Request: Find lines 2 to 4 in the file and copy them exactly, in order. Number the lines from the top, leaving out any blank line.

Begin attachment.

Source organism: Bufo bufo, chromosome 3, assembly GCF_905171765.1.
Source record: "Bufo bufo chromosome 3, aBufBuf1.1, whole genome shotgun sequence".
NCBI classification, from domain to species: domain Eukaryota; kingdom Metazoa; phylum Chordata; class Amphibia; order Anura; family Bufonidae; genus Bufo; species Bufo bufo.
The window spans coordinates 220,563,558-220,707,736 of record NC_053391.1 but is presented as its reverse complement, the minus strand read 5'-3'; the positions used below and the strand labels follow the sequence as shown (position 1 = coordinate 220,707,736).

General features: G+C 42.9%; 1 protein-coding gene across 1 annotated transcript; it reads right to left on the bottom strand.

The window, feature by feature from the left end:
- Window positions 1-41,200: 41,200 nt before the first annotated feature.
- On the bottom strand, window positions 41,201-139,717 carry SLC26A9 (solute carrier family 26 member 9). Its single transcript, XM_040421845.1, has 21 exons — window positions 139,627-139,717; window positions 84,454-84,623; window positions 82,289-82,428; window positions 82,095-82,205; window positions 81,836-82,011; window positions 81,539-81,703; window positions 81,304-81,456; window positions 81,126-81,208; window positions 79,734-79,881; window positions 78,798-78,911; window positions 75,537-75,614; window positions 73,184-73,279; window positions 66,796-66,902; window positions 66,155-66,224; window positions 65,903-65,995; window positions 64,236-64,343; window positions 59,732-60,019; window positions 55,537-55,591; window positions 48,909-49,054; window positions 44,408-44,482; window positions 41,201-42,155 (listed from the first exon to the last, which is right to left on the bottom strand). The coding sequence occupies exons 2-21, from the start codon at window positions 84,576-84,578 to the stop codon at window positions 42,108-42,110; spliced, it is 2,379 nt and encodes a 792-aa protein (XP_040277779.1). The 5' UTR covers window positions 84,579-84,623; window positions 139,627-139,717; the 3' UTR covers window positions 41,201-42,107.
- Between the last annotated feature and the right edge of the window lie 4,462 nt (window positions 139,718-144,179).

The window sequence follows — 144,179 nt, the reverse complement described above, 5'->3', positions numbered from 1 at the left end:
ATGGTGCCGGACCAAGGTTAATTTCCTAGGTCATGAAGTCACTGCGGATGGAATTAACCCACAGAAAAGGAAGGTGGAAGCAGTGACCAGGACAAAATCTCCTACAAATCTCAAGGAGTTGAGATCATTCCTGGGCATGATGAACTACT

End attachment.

Source record: "Bufo bufo chromosome 3, aBufBuf1.1, whole genome shotgun sequence".
NCBI classification, from domain to species: domain Eukaryota; kingdom Metazoa; phylum Chordata; class Amphibia; order Anura; family Bufonidae; genus Bufo; species Bufo bufo.
The window spans coordinates 220,563,558-220,707,736 of record NC_053391.1 but is presented as its reverse complement, the minus strand read 5'-3'; the positions used below and the strand labels follow the sequence as shown (position 1 = coordinate 220,707,736).